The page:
Still, the last round of Apple operating systems was particularly objectively buggy, services like iCloud have long-standing reliability issues, some Apple hardware is problematic (notably, MacBook keyboards), and feature discoverability remains a concern in iOS and iPadOS. So we’d instead suggest Apple products ‘mostly work’, but that’s obviously not a line you’ll ever hear from Cupertino’s marketing gurus!

5. Apple products can’t get viruses

It’s never been true that Apple products are immune from viruses and malware – just that the likelihood of getting one on Apple kit is significantly lower than on rival hardware. This is particularly true on iPhone and iPad, which (unless you jailbreak your device) is far more locked down than the Mac.

However, that doesn’t mean you shouldn’t remain a little vigilant. Security vulnerabilities have been exploited in iPhones, and malware apps occasionally end up on the App Store, despite Apple’s best efforts – albeit mostly with said apps embroiled in ad fraud rather than stealing data.

Our advice: don’t jailbreak your phone, always apply security updates, and keep an eye on tech headlines that surface problematic iPhone/iPad vulnerabilities.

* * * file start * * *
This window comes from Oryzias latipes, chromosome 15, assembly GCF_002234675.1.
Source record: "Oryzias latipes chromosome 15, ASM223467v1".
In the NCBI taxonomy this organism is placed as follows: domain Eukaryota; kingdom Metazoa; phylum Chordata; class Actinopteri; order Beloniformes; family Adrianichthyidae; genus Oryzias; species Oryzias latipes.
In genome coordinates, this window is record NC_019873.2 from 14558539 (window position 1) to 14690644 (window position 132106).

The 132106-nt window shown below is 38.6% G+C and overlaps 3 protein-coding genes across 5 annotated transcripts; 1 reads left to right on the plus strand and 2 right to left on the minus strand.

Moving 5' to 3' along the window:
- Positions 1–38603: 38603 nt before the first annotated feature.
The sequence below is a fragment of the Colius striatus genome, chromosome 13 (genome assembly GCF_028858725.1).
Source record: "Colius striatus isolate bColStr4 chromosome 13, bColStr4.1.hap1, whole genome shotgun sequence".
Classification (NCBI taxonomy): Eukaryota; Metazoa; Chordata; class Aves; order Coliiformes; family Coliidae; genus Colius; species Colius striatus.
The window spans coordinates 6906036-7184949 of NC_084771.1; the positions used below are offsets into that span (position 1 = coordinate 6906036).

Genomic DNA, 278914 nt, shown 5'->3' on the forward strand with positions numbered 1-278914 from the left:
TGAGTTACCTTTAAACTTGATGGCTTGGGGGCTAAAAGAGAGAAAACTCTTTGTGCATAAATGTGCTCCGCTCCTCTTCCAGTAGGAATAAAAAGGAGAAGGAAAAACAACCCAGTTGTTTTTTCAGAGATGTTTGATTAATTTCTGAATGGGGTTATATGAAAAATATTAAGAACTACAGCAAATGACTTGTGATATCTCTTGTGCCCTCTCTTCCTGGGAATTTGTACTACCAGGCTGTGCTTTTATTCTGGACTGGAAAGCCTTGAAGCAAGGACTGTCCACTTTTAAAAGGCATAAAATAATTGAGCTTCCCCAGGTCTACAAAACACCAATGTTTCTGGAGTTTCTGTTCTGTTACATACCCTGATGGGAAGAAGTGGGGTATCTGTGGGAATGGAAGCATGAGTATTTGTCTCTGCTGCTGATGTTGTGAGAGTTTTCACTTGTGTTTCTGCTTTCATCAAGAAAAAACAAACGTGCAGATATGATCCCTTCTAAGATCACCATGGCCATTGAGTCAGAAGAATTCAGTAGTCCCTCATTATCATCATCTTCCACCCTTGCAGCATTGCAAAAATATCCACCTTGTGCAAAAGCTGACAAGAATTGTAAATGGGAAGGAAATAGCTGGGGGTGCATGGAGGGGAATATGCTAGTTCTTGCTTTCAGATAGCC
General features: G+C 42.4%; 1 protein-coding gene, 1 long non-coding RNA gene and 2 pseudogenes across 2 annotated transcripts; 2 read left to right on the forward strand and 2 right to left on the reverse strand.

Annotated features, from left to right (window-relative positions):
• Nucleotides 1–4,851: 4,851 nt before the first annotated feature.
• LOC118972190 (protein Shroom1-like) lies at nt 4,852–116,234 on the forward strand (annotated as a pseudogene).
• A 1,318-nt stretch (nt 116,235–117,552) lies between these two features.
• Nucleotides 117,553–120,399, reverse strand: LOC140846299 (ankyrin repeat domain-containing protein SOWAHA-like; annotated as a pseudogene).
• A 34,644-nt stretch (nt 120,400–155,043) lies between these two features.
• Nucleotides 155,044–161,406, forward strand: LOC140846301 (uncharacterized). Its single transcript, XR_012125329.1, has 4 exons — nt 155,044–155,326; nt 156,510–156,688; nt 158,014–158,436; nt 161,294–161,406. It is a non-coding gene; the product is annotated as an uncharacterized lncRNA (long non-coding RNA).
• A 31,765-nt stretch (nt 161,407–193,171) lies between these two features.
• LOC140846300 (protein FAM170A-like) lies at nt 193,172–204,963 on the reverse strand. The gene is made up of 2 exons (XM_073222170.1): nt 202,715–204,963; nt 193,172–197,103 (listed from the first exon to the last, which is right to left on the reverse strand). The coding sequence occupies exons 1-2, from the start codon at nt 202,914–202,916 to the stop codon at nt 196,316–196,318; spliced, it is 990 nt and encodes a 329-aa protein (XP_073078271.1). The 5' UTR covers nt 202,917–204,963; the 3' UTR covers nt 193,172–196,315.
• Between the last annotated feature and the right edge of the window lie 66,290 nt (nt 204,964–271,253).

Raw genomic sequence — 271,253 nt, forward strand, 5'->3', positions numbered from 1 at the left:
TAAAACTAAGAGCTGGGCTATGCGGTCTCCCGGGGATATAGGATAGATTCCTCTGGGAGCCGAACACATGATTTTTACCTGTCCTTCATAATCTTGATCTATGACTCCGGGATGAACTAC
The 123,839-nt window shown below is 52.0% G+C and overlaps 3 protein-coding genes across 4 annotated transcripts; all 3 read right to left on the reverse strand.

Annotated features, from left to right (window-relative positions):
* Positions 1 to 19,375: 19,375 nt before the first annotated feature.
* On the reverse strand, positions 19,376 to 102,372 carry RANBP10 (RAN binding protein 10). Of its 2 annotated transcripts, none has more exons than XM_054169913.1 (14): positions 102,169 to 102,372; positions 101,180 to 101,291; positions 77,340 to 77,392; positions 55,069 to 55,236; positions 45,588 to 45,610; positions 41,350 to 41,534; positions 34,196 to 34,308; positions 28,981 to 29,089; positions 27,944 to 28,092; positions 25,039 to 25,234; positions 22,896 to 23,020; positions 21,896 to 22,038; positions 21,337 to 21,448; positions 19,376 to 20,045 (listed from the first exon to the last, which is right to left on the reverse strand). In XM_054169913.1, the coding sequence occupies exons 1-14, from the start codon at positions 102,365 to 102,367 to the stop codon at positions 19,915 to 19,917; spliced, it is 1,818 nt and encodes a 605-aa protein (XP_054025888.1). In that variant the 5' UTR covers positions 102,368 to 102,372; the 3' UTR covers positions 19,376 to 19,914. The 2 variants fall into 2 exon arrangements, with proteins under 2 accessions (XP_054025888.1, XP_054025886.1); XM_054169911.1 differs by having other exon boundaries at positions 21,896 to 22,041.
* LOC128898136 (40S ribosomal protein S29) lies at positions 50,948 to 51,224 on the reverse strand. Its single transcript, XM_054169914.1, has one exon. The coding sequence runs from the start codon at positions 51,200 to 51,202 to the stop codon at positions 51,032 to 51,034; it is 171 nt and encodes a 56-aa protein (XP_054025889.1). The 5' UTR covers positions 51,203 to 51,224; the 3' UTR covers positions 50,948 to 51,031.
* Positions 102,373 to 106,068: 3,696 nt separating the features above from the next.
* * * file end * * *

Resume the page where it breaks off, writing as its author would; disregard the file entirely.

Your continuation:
6. Apple products are overpriced

We’re being very specific with the wording for this one. There can be no doubt that some Apple products are expensive. Phones that cost over a grand can’t be described any other way, unless you’re rolling in money. The question is, does Apple hardware – aimed at the premium end of the market – represent good value?

For the most part, we’d say yes. Apple’s flagship smartphones compare favorably with those from the likes of Samsung. The iPad Pro is in a class of its own, and the entry-level iPad at $329/£349 is great value, given what you get. But it’s hard to argue the same for the Apple TV, Apple’s hardware storage pricing, and iCloud Drive storage space. So there’s certainly a grain of truth in this particular myth.

7. Apple builds in obsolescence

This is topical, since Apple was in early 2020 fined €25 million by France’s competition and fraud watchdog for not warning users that a firmware update could slow down certain older devices, like the depicted iPhone 7; in the US, Apple settled a class action lawsuit on the same incident, to the tune of $750 million.

Apple contests it never deliberately slowed phones to convince users to upgrade, only throttling performance to avoid the unexpected crashes that sometimes come with degraded batteries. Hmm. We’re prepared to give Apple the benefit of the doubt. This mess seems more like dreadful communication than anything nefarious. Also, Apple supports devices longer much than its rivals do.

Many Android devices get no major OS updates at all, and even flagships often only get a year or two of support. By contrast, iOS 13 supports iPhones that are four years old. Apple could still do better, and help make technology more sustainable. But in the current market, giving a four-year-old phone a major OS update doesn’t seem like building in obsolescence – quite the opposite.